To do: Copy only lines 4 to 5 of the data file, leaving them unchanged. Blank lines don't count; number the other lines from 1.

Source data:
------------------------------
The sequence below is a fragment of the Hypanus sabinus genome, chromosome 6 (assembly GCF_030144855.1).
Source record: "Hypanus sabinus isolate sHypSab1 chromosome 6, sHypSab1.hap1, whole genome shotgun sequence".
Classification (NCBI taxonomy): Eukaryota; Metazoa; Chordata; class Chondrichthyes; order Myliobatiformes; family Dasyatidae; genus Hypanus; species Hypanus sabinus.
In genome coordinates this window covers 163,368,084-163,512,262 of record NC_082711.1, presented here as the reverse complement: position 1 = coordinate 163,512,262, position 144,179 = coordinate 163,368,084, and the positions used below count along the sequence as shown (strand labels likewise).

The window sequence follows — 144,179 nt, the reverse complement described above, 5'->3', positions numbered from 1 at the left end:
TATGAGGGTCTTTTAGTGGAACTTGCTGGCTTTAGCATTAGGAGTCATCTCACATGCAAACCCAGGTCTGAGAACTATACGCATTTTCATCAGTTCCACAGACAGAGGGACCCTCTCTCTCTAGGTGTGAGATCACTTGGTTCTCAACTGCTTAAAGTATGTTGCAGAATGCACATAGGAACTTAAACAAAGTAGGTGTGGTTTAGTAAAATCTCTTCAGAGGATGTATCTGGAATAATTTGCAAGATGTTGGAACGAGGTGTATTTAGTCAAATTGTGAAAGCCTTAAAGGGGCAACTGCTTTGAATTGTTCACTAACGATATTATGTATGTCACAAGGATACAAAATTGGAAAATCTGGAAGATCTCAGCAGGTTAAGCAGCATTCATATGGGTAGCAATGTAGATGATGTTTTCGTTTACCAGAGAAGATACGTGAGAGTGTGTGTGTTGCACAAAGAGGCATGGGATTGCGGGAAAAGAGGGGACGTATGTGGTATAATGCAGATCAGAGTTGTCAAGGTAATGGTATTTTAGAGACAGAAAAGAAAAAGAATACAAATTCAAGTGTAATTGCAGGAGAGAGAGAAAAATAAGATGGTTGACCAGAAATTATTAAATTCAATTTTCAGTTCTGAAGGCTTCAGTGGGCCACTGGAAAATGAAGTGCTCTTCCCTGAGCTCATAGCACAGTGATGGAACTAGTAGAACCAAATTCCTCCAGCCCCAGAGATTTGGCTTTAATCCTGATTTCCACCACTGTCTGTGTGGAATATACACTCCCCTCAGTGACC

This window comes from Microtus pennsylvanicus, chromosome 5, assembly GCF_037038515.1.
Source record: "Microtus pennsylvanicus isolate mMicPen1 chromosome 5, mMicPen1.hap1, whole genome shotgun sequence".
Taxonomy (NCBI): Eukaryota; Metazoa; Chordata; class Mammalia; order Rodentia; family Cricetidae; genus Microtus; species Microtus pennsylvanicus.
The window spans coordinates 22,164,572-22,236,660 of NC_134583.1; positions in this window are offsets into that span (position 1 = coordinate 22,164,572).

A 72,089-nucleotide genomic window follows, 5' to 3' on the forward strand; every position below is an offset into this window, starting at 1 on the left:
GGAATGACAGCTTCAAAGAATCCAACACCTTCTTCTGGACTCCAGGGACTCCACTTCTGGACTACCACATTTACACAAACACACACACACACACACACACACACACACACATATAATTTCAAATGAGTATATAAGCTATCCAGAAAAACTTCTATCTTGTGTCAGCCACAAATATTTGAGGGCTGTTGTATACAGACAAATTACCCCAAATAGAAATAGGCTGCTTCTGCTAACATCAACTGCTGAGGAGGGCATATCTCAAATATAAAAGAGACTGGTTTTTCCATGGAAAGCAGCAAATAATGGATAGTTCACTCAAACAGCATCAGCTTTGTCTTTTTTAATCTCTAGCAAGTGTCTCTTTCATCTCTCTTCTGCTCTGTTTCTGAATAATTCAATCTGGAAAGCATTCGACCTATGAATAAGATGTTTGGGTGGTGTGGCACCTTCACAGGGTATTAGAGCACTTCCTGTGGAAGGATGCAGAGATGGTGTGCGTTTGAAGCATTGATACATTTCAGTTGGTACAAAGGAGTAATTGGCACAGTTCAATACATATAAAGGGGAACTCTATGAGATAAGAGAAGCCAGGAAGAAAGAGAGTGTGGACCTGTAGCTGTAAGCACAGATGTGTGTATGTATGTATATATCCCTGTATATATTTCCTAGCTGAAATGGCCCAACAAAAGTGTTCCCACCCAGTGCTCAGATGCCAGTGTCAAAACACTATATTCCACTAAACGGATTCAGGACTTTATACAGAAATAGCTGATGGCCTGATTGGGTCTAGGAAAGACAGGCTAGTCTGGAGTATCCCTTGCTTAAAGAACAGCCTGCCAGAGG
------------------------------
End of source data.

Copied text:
In genome coordinates this window covers 163,368,084-163,512,262 of record NC_082711.1, presented here as the reverse complement: position 1 = coordinate 163,512,262, position 144,179 = coordinate 163,368,084, and the positions used below count along the sequence as shown (strand labels likewise).

The window sequence follows — 144,179 nt, the reverse complement described above, 5'->3', positions numbered from 1 at the left end: